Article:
The Castle – Glengrove Substation

Friday, December 29, 2017

Electrical power came to Toronto in 1910 and the network for distribution was born.  Power generated at Niagara Falls was brought to the city on high tension transmission lines.  It had to be converted to currents that could be used by the average consumer but nobody wanted the large sets of transformers, wires and resistors next door for their children to play in.  Toronto Hydro decided to hide them and several designs were developed that allowed the substations to blend in.  In March 2016 we checked out the abandoned Transformer House on Bayview Avenue beside Sunnybrook Hospital.  There were over 250 of these built but perhaps the most elaborate was built in 1930 in North Toronto.  This is the front door to the Glengrove Substation that has become known as The Castle.


The date plate stands on the right side of the front door.


The windows and rough-cut stone architecture give the substation the appearance of a castle that could be found on the moors of England.


The windows on the building come to life at night when the interior lighting switches on.



On the Glengrove side of the building, there is a very tall set of oak doors with the appearance of a drawbridge.  These doors allow the installation and repair of the large transformers inside.


Two major construction projects were going on at the same time that The Castle was being built that had an obvious influence on the design and construction materials used for the sub-station.  In November 1926 a new parish was opened to serve the Catholics in the expanding area of North Toronto.  In the spring of 1929 construction began on their new church building with the first services being held on June 1, 1930.  The rough cut stone and Gothic Revival arch doorways are dominant on both buildings.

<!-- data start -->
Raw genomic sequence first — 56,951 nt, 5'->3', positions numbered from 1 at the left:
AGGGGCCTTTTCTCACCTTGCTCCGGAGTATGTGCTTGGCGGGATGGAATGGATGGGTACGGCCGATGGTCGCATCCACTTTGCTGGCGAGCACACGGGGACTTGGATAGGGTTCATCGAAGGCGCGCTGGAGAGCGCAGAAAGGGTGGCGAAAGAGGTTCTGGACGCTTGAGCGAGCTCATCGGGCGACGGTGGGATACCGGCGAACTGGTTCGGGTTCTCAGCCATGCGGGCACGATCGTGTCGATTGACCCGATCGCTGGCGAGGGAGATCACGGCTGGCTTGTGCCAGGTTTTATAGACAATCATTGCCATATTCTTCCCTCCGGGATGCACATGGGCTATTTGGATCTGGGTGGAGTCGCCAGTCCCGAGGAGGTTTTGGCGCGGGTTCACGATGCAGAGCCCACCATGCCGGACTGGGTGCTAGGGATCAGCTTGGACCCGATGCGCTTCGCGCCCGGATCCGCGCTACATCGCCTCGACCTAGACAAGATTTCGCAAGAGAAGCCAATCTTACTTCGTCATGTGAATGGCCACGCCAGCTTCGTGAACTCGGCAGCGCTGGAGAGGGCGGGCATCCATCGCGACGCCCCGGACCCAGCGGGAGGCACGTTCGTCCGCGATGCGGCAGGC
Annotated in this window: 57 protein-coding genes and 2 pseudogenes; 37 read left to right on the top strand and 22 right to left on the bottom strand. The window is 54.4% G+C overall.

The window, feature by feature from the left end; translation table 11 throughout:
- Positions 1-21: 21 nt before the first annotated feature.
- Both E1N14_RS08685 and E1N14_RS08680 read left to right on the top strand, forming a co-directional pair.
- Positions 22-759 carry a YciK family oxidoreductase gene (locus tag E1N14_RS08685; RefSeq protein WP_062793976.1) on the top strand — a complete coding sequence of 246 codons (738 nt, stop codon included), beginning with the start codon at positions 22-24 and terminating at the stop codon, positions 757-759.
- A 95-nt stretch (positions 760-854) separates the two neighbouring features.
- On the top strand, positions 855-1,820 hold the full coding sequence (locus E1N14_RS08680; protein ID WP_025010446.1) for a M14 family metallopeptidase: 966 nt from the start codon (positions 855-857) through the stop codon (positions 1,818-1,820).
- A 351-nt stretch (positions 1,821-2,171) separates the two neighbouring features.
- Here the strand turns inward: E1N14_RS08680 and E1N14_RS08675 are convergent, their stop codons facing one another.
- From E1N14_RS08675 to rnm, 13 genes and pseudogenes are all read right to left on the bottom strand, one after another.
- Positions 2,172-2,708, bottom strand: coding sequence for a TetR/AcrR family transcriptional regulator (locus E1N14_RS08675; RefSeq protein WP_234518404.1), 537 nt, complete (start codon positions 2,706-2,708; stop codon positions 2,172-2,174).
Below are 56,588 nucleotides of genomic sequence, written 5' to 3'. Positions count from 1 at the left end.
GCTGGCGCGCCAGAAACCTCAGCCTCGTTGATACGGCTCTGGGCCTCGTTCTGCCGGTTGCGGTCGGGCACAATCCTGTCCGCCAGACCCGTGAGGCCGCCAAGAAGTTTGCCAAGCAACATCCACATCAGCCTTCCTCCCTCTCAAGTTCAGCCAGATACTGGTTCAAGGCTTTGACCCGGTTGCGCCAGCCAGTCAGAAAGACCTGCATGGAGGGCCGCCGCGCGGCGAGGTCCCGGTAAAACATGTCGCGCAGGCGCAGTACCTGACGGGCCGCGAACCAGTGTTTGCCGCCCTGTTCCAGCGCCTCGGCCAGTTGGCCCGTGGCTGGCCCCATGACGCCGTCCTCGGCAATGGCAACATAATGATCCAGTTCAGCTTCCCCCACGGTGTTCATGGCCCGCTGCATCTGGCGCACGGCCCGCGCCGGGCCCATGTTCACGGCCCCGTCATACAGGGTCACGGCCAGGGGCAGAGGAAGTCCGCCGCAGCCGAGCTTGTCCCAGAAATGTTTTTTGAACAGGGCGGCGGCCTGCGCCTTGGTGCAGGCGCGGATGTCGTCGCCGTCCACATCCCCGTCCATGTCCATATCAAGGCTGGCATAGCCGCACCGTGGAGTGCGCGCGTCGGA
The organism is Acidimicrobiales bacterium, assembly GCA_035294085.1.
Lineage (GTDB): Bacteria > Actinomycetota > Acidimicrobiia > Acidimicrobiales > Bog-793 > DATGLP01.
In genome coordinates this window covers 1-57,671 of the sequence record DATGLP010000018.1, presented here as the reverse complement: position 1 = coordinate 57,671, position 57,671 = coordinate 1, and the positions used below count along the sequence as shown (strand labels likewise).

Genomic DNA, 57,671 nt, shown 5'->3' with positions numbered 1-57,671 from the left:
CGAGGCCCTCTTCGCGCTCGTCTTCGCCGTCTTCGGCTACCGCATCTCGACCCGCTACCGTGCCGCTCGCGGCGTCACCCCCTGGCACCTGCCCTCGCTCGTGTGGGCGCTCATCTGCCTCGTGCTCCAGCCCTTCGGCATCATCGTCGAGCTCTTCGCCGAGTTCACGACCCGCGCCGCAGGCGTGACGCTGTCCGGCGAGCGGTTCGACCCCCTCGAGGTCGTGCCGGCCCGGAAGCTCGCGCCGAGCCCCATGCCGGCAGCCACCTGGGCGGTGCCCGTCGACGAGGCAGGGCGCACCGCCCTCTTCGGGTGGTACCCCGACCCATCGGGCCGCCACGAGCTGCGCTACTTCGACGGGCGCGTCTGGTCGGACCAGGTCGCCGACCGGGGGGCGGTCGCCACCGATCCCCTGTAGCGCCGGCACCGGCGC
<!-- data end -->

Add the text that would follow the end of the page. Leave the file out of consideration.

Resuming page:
The Presbyterian church had been meeting in Eglinton, later renamed North Toronto, since 1860.  In 1929 they moved into their new building kitty-corner across Yonge Street from the sub-station.


A different example of disguised transformer buildings can be seen in the Entertainment District downtown.  The corner of Duncan Street and Nelson Street was home to factories and warehouses in 1910 when the sub-station D was built.  Therefore it looks like a typical factory building of the era and is one of the original buildings in the distribution system.


The transformer house on Bayview Avenue near Sunnybrook Hospital was designed to look like one of the hospital outbuildings.  It has now been abandoned and is in serious decay.  The story of the Bayview Transformer House can be read in greater detail with additional pictures at the link above.


Google Maps Link: Glengrove Substation

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1 thought on “The Castle – Glengrove Substation

  1. Pingback: Toronto’s other castle – The Glengrove Hydro Substation – Canadian Military History

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